Shirat is his first residential synagogue cantor position. Weinreb feels it is the right time in his life to contribute to building a community, especially one that is such a perfect fit. “I love Shirat’s desire to rethink basic assumptions about ritual and spiritual practice,” he said. “I hope to continue on the great path that Cantor Elana Rozenfeld blazed” during her seven years at Shirat.

 

He also hopes to add some new items to Shirat’s Shabbat Synaplex™ menu, such as “Storahtelling,” a Torah service that creatively fuses traditional chanting with English translation, dramatized commentary and audience interaction that brings text to life. “I have been energized by Storahtelling,” he said.

 

Although he counts among his “most fun gigs” playing drums for Shlomo Carlebach at a Purim show and performing with his Judeo Flamenco group for 1,000 singing and dancing concertgoers at NYC’s World Music Pier 70 Concert Series, he is excited to settle into his new apartment in Salem with his wife, Elizabeth, and begin his new job on July 1.

 

So is Shirat Board President Renée Sidman. “I cannot wait to see what he will bring on a weekly basis!” she said.

 

To listen to some of Cantor Alty Weinreb’s music, visit cantoraltyshul.com/about/

SalemRecycles celebrates a decade of making Salem greener

 

Salem Recycles

SalemRecycles committee members received special commendations for the committee’s ten years of helping to make Salem one the North Shore’s greenest cities. Pictured from back row: Sharon Kishida, DEP; Rep. Tucker; Hannah, from Sen. Lovely’s office; Shelby Hypes (new member); Liz Vago; Penny Neal (Emeritus); Carol Hautau; Julie Rose; Susan Yochelson and Mayor Kim Driscoll. Front row: Jennifer Percy (Emeritus); Nancy Gilberg; Melynn Nuite; Erin Huggard and Lynn Murray. Current members missing from photo: Tony Keck, John Roberts and Beth Gillette. (Emeritus-members who have been active for over 5 years and who now choose to staff events, etc. and are not obligated to come to meetings.)

 

By Shelley A. Sackett

In 2008, Julie Rose had been at her job in the Salem City Engineering Department for about a year when Mayor Kim Driscoll decided that her department would manage the city’s recently negotiated trash contract, which included new recycling guidelines.

 

Rose realized the engineering department had a lot of work ahead of it to educate the community about the importance of recycling. “We didn’t have a lot of staff, but I had heard about volunteer recycling committees in other communities,” said Rose, currently Business Manager of the City of Salem Engineering Department. She wanted to start one in Salem.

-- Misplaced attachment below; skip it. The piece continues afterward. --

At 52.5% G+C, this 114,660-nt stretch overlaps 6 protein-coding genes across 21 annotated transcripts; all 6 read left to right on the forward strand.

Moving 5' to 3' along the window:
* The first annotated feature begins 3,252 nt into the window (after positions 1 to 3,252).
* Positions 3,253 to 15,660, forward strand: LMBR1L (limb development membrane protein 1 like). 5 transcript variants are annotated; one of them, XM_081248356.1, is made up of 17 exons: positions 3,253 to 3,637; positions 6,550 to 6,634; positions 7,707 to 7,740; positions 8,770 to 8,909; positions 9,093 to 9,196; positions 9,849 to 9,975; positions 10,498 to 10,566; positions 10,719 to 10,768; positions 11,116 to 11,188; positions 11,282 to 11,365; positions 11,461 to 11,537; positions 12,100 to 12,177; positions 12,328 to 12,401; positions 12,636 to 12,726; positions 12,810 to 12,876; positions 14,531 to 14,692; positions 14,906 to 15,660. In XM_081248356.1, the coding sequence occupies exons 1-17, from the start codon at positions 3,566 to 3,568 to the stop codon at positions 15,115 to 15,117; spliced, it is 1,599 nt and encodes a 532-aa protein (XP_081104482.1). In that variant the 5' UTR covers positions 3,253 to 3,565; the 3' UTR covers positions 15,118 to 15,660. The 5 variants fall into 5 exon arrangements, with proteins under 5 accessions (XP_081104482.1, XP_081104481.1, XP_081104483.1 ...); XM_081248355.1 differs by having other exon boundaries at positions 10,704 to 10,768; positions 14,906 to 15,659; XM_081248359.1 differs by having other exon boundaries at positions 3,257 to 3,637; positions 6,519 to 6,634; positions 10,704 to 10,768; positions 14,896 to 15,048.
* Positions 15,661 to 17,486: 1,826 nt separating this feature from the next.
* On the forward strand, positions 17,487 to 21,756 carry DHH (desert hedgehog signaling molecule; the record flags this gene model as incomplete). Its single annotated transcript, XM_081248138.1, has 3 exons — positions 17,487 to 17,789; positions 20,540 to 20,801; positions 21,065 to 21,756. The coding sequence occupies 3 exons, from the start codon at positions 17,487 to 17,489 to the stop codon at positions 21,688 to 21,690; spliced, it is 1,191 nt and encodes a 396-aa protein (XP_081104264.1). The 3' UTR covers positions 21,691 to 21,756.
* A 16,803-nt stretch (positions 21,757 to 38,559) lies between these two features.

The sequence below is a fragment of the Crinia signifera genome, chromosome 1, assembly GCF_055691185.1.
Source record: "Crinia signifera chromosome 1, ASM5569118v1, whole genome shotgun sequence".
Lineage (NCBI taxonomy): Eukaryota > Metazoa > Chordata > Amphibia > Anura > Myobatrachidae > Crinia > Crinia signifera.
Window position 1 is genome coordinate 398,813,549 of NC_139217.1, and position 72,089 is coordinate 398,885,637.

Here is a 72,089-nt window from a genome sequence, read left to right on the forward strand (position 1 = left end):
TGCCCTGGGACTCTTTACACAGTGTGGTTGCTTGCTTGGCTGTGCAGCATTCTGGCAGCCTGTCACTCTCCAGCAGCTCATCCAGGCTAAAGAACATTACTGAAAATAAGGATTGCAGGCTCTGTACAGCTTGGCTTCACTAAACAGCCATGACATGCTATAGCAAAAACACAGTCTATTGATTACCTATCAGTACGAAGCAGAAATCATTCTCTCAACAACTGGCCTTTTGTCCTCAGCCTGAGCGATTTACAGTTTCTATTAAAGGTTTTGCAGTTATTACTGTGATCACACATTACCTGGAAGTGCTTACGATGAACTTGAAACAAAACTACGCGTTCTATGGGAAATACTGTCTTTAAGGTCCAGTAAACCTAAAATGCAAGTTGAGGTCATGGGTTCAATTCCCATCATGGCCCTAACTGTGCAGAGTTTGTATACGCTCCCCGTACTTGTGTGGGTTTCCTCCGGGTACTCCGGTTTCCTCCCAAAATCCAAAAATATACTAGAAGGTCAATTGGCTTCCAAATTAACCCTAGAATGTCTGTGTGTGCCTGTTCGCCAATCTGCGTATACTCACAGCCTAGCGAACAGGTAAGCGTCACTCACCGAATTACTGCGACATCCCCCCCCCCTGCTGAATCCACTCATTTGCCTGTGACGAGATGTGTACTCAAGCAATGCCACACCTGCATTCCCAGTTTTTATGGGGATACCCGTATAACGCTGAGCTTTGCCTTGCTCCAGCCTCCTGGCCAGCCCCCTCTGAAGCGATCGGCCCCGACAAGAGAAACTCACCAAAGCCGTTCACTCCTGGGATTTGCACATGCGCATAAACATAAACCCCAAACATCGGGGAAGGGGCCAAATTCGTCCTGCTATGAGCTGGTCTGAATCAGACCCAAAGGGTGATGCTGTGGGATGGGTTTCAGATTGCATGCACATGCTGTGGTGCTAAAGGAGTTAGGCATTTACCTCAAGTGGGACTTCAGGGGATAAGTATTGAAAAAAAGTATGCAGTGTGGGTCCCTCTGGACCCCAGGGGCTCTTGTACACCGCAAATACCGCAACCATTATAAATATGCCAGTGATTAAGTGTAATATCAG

She worked with Jason Silva, then Mayor Driscoll’s Chief of Staff, and Sharon Kashida, the Northeast District 2 Regional and Solid Waste Coordinator for the Mass. Dept. of Environmental Protection. They looked at various recycling committees throughout the North Shore.

 

By talking to other communities, they learned they would need volunteers from various fields such as graphic design, communications, the law, and others. “We needed a committee with strong and diverse skill sets to help us pull off what we wanted to do,” Rose said.

 

Collaboratively, Rose, Silva and Kashida came up with the structure for Salem’s recycling committee. SalemRecycles would be a 12-member committee that is charged with developing ways to increase recycling throughout the city and promote other green efforts. Members’ backgrounds would include environmental studies, graphic and fine arts, business, law, public health, communications and education.

 

Mayor Driscoll appointed the inaugural SalemRecycles committee in 2008 and ten years later, Rose, the committee’s only paid employee, proudly points out that of the current 12 members, 3 have been involved since the beginning and 3 more have served for 8 years or more.

 

Last month, SalemRecycles celebrated its 10th birthday, and Mayor Driscoll presented its members with special commendations for a decade of work.

 

“The Salem Recycling Committee has been such a wonderful driver of positive change in our community. Their dedication and passion for sustainability has been instrumental in so many highly successful projects, events, and initiatives in Salem over the last decade, making our city more green and more livable for all. The volunteers who devote their time to the committee and its many efforts are committed to Salem and to our planet,” Mayor Driscoll said.

 

Since 2008, Salem has become a recycling leader on the North Shore, improving recycling rates by 3 times, holding 20 events per year and pioneering many initiatives. The recipient of many grants, awards and special recognition, SalemRecycles was the winner of the 2017 Mass Municipal Award for Innovation.

 

Kashida, as municipal recycling coordinator for 39 communities north and northwest of Boston — including Salem — is in a position to compare SalemRecycles to other communities she serves, and she gives Salem high marks. “I have been able to see how Salem Recycles has enabled the City to accomplish so much more. This is not your standard volunteer committee,” she said.

 

“Under Mayor Driscoll’s continued support and Julie Rose’s aegis, the committee is empowered to work with the City to help it achieve its waste reduction and recycling goals and be on the cutting edge,” she added.

 

Among the Salem programs Kashida cites are: trash limits; dual stream recycling education campaign with the former Newark industries; E-waste collections; book swaps; an annual textile drive; an annual swap and drop; a newsletter and blog, and the recently enacted plastic bag ban.